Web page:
My tale of woe and joy begs to be told, and I seem to be telling it a lot lately…so here it is, the uncensored version, the bits that I can remember, even the bits that I’d rather forget. All for your reading pleasure. Yes indeed. Where else can you get to hear tales of a non-Jewish potential Kibbutz volunteer who falls in love with Tel Aviv, dodges Scud missiles, lives and works illegally for years on end, gets besotted by one Israeli girl despite the best attempts of a legendary Jewish mother, but ends up marrying and divorcing another… and then marrying yet another to join suburbia and the hi-tech revolution, while becoming the seemingly respectable owner of an English school. Oh crikey, I missed out loads!
Where else you gonna get all this, eh, where?!
To be absolutely honest, Israel was never really my intended target. In fact, it was initially never even on the radar. OK, I’d made the decision to bail out on the mighty Blighty some time in 1989, and I knew I just had to spend some time in the sun, but Israel was not even on my list of places to visit.
The exotic shores of the south of France were my first goal – and the Linguaphone cassette course in French that I devoured while walking the dog and while on the train home from my boring 9-5 office job can vouch for that. I also had a hankering to return to my place of birth, and where I’d spent the first five years of my life, Hong Kong, while Australia and the promise of sunny climes down under also really tickled my fancy.
The interest in Israel probably started with a documentary type film that was shown on the BBC around the time I’d started thinking about leaving Britain. The film was a behind the scenes look at life on a Kibbutz and pictures of sunny skies, date and palm trees, and volunteers living it up grabbed my attention. The Kibbutz and the idealism dear to every Kibbutz probably also attracted me a little, but I was more interested in getting out of rainy Britain at any cost. If a Kibbutz was willing to take me on as a volunteer and simultaneously show me a good time, then so be it.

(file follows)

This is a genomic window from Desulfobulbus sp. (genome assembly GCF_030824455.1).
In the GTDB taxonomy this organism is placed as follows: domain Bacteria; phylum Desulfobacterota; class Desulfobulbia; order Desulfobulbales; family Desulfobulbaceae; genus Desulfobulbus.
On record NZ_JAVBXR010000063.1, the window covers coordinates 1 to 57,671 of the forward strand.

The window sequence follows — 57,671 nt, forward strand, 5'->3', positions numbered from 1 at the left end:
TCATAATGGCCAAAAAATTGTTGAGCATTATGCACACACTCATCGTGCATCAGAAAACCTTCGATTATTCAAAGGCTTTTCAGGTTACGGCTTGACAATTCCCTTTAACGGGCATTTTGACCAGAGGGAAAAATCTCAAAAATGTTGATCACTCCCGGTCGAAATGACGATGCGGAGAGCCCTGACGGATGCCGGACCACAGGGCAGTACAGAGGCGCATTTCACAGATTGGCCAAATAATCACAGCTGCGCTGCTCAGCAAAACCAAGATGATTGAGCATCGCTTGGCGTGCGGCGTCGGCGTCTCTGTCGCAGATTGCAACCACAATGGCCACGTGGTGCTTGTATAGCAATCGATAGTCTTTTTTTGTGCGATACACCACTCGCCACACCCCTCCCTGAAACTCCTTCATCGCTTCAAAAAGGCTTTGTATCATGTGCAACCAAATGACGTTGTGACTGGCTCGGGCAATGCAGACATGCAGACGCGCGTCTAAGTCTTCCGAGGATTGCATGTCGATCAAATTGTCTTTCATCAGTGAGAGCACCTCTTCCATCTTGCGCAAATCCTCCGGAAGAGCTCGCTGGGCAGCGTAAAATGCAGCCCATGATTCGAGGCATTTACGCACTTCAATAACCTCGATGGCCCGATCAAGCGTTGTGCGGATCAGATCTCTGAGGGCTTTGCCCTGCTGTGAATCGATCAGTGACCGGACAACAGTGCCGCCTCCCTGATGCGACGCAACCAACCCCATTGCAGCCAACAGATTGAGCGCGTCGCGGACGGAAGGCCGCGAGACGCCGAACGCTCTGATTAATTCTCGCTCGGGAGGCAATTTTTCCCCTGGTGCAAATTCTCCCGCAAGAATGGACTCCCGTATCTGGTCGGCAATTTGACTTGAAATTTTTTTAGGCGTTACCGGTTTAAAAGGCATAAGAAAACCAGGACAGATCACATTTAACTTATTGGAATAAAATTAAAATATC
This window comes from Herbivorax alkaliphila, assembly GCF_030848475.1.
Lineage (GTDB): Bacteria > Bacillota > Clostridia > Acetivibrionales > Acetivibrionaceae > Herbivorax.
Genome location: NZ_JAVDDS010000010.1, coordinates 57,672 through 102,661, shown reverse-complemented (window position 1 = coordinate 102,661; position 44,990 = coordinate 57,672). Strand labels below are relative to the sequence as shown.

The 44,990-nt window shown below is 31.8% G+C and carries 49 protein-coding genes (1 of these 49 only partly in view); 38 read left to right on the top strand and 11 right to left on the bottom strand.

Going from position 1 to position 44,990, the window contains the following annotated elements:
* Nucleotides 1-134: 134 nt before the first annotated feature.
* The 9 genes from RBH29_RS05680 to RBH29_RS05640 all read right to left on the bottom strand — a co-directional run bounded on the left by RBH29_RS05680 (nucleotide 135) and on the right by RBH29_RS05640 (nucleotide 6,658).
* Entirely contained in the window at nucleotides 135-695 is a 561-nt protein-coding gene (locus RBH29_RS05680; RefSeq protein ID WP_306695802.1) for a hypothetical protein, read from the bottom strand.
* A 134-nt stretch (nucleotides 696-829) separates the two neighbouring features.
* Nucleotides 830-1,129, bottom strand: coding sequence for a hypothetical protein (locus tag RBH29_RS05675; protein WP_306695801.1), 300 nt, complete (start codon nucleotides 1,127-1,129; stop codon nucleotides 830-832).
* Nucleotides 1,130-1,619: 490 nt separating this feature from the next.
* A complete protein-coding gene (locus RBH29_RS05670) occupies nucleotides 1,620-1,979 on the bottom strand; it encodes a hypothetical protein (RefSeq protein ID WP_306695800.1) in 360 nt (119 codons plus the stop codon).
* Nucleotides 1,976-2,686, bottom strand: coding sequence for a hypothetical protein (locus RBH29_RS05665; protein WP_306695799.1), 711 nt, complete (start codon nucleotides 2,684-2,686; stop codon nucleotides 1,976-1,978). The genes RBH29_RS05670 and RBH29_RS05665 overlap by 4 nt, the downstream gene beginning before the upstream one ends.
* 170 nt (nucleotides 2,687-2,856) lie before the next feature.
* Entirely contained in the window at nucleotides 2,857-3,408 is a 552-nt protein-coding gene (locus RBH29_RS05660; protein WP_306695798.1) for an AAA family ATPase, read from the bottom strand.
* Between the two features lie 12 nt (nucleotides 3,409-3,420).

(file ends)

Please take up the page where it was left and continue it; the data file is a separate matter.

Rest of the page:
I started reading up about volunteering on a Kibbutz and the programs available, but the clincher for me was when an ex-girlfriend dropped me a line from a Kibbutz she was staying on in Israel. She let me know how much fun she was having and also told me that she saw herself staying there for many years (when I eventually did make it over to Israel a few months later, she’d already returned to the UK).
So, with my mind getting more and more set on an adventure, I decided to quit my job in around April-May 1990. I’d got enough cash saved up over the previous 6 months, done more than enough research and daydreaming about life on the road, and had decided that the time was right. I just had to tell my boss and my family…
My family was actually the easy part: I’d told them on numerous occasions that I was heading off some time soon. My old man was on my side and thought it was good to get it out of my system, while my Mum wasn’t quite so sure. But she’s a Mum and it’s her job to worry, right? It was my accountant boss I was more worried about as they’d paid for some courses for me to take and actually thought I was a decent potential accountant. But me, a bloody accountant? Get outta here!
In the end, breaking it to him wasn’t at all bad. He bought my story that I was going to be away for 3 months, even though deep down I knew that 3 months just wasn’t going to be enough. But I kept telling myself that the 3 month limit was a safety net just in case things didn’t work out for me. And my boss even offered to keep my job open for me, so I really had nothing to lose.
So there I was, one sunny morning, with a fresh new haircut that meant a tearful goodbye to my floppy fringe, stood in line at the National Express offices (bus/coach services throughout the UK) in Eastbourne. With some excitement I purchased my “Magic Bus” ticket from London to Athens. A 3 day ride through Europe, ending up in sunny Greece. What more could a pastey-white British lad in search of the sun ask for?
Coming soon: Part 2, The Journey to Israel